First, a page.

LINK: Luke 8
Some of the events and parables in this chapter can also be found in Mt. 5, 8, 9, 12, 13 and in Mark 3, 4,and 5. If you want to read more, see Katrina's and Carol's comments on those chapters in our archives on the sidebar of the blog.
Several women, one of them Mary Magdalene, are mentioned in verses 1-3 of this chapter as accompanying Jesus and the twelve and helping to provide for them. Through the years, some have mistakenly believed that Mary Magdalene was a prostitute, but there is no evidence of this from either Scripture or early church history. That misconception is a result of incorrectly combining several passages (the "sinful" woman in Luke 7 and two separate accounts in John 12:1-8 and Luke 7: 36-50, with this passage). Neither is there evidence from any ancient source that Jesus was married to her (or to anyone else) as has recently been conjectured and even popularized by fiction. Mary Magdalene was a woman who was healed of demons by Jesus, and who along with other women, gratefully followed Jesus to the cross and then visited His tomb to anoint His body.
There are at least two things that Jesus said in the chapter that are a bit hard to understand. After Jesus told the parable of the sower, His disciples asked Him what it meant. In His answer to them He quoted from the book of Isaiah, saying that He spoke in parables, "so that 'seeing they may not see and hearing they may not understand.'" (verse 10)
Then, in verse 18 Jesus said, "Take care then how you hear, for to the one who has, more will be given, and from the one who has not, even what he thinks that he has will be taken away."
It seems to me that the parables and the miracles in this chapter illustrate those two sayings. The parable of the sower is all about HOW we hear. And we see, too, examples of people who witnessed Jesus' miracles who heard with of ears faith and examples of people who were repelled by Jesus' actions and only wanted Him to leave them after they saw His power.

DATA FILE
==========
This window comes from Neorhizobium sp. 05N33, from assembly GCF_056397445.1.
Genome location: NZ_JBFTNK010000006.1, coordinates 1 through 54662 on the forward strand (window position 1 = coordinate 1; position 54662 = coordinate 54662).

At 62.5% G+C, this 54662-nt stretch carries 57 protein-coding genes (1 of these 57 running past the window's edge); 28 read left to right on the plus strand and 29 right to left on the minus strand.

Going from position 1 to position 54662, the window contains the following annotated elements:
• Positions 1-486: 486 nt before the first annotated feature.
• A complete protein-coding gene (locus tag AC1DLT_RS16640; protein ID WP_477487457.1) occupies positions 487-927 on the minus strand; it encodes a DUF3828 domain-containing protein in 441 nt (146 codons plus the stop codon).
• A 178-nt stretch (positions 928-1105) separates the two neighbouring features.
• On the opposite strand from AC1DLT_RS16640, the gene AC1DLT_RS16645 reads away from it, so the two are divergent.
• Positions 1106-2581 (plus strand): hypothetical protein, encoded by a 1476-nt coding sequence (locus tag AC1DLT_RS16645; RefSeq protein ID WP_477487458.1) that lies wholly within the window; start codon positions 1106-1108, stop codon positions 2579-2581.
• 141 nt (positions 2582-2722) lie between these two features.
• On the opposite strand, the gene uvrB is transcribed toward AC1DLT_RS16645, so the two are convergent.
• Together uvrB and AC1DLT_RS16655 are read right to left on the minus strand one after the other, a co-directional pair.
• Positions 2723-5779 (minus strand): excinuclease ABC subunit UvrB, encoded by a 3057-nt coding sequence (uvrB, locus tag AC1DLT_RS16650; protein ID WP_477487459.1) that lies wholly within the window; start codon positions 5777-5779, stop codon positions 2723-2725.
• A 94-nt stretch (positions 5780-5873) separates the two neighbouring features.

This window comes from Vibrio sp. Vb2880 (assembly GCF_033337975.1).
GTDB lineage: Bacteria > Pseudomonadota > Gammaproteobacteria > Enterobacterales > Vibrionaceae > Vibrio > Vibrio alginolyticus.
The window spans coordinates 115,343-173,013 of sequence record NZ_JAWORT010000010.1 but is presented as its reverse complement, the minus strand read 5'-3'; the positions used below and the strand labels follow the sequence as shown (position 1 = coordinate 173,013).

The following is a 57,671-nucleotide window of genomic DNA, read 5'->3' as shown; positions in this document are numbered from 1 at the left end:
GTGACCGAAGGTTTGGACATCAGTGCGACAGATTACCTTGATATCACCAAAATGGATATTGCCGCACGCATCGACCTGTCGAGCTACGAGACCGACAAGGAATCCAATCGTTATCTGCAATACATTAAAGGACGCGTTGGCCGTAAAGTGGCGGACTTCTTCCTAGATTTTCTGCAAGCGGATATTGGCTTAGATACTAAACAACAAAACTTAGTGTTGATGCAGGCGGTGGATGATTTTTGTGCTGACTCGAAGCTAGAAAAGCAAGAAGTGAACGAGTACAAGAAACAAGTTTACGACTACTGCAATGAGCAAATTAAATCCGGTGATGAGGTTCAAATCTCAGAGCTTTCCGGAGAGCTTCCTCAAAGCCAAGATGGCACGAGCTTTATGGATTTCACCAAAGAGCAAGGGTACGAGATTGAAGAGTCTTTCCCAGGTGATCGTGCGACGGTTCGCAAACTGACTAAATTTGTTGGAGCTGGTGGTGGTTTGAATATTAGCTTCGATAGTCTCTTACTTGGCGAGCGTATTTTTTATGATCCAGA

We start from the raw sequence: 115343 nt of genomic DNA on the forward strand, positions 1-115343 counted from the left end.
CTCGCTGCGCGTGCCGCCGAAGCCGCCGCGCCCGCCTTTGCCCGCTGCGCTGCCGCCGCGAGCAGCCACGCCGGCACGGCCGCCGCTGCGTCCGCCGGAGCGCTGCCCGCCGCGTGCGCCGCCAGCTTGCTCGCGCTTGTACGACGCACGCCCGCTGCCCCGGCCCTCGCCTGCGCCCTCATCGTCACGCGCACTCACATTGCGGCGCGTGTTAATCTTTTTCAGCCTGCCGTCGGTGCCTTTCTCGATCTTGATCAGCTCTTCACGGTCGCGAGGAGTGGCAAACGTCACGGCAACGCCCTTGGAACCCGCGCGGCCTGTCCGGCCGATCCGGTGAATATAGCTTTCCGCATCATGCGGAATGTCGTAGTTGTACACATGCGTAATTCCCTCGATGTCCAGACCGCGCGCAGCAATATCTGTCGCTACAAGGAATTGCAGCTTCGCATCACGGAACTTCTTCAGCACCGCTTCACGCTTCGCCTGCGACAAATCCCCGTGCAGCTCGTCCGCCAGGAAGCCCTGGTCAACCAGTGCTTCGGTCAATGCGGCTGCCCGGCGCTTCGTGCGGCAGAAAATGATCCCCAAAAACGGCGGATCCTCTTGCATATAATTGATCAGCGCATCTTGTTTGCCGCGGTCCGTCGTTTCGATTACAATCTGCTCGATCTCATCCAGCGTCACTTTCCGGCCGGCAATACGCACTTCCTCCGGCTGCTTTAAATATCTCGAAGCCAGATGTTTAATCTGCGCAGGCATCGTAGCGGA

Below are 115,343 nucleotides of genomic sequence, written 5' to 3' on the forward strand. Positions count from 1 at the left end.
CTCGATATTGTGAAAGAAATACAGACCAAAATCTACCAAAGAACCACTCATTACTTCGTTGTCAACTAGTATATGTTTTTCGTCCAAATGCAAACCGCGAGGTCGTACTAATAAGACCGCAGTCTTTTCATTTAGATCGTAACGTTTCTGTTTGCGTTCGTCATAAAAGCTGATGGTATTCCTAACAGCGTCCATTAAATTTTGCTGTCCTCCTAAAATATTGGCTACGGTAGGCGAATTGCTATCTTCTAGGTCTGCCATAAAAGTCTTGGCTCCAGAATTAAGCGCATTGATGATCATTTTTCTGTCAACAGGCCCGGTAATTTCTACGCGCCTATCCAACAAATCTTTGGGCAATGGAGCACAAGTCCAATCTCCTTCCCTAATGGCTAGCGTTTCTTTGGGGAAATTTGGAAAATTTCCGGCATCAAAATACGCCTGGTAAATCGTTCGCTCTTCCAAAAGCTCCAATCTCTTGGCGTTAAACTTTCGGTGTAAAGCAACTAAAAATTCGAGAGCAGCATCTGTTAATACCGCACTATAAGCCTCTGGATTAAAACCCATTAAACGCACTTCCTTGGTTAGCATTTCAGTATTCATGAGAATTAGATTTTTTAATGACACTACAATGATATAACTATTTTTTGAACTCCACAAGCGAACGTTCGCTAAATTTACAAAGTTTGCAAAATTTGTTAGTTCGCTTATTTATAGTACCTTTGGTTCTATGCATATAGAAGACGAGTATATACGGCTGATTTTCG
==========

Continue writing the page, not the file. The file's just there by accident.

The disciples cried to Jesus when their boat was in the storm. He reproved them for their lack of faith, but I note that they had enough faith to cry to Him. The man from whom Jesus cast out demons begged to go with Jesus, but Jesus sent him home to tell how much God had done for him. Contrast his reaction to that of the people of the surrounding country who were seized with great fear at Jesus' power and so asked Jesus to leave them. We also see Jairus' faith and that of the woman who was needy enough to risk touching Jesus in faith to be healed.
Exposure to Jesus resulted in two totally different responses. Many people heard Jesus' parables and saw the miracles He performed. Some believed and obeyed in faith and others had the opposite reaction - they recoiled in fear and wanted to be as far away from Him as possible. Hearing and seeing softened some people's hearts. Hearing and seeing hardened other people's hearts. The more they heard, the more they turned away, just as in Isaiah's day.
I don't want to see but not see. I don't want to hear but not hear. I want to combine my hearing with faith and to take to heart what I hear - and obey. Just hearing the gospel, just hearing God's message isn't enough. It's important HOW we hear it. Do we combine our hearing with trust and obedience? Or do we listen with our own agenda in mind? Do we see with eyes that refuse to look farther than our own desires? Do we humbly listen, knowing we are needy, or do we think that we have something to offer Jesus?
There is danger here. The more we hear without really hearing, the more hardened our hearts become, the blinder and deafer we are. On the other hand, if we listen with longing and combine that listening with obedient faith (even a little faith), we will see and hear more and more.
How's your hearing today? Who are you looking at?
Give us eyes to see and ears to hear and hearts that are fixed on you, LORD.